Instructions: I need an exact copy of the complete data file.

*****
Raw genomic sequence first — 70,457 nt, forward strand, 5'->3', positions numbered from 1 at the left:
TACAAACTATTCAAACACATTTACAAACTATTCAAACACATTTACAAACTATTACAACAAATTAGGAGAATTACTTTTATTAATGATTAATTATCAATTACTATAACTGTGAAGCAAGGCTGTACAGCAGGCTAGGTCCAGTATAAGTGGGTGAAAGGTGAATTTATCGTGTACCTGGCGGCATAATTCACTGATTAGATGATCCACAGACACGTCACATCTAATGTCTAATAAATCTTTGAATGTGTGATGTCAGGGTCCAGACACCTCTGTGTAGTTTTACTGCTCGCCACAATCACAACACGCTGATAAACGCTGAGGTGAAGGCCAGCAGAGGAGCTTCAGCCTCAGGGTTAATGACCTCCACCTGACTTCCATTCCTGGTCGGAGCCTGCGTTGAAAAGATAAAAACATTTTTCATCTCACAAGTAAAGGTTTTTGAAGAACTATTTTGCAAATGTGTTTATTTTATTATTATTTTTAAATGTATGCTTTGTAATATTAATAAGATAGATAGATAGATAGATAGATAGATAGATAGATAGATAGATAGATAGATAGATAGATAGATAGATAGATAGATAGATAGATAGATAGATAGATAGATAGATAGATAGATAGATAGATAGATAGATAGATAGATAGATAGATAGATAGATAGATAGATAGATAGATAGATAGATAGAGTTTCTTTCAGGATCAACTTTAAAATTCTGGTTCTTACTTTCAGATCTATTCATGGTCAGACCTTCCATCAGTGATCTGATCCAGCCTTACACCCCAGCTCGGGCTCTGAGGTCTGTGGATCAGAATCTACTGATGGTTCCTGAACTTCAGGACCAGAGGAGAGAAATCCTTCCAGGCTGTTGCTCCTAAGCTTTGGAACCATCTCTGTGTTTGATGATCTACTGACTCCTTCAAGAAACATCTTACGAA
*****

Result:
Raw genomic sequence first — 70,457 nt, forward strand, 5'->3', positions numbered from 1 at the left:
TACAAACTATTCAAACACATTTACAAACTATTCAAACACATTTACAAACTATTACAACAAATTAGGAGAATTACTTTTATTAATGATTAATTATCAATTACTATAACTGTGAAGCAAGGCTGTACAGCAGGCTAGGTCCAGTATAAGTGGGTGAAAGGTGAATTTATCGTGTACCTGGCGGCATAATTCACTGATTAGATGATCCACAGACACGTCACATCTAATGTCTAATAAATCTTTGAATGTGTGATGTCAGGGTCCAGACACCTCTGTGTAGTTTTACTGCTCGCCACAATCACAACACGCTGATAAACGCTGAGGTGAAGGCCAGCAGAGGAGCTTCAGCCTCAGGGTTAATGACCTCCACCTGACTTCCATTCCTGGTCGGAGCCTGCGTTGAAAAGATAAAAACATTTTTCATCTCACAAGTAAAGGTTTTTGAAGAACTATTTTGCAAATGTGTTTATTTTATTATTATTTTTAAATGTATGCTTTGTAATATTAATAAGATAGATAGATAGATAGATAGATAGATAGATAGATAGATAGATAGATAGATAGATAGATAGATAGATAGATAGATAGATAGATAGATAGATAGATAGATAGATAGATAGATAGATAGATAGATAGATAGATAGATAGATAGATAGATAGATAGATAGATAGATAGATAGATAGATAGAGTTTCTTTCAGGATCAACTTTAAAATTCTGGTTCTTACTTTCAGATCTATTCATGGTCAGACCTTCCATCAGTGATCTGATCCAGCCTTACACCCCAGCTCGGGCTCTGAGGTCTGTGGATCAGAATCTACTGATGGTTCCTGAACTTCAGGACCAGAGGAGAGAAATCCTTCCAGGCTGTTGCTCCTAAGCTTTGGAACCATCTCTGTGTTTGATGATCTACTGACTCCTTCAAGAAACATCTTACGAA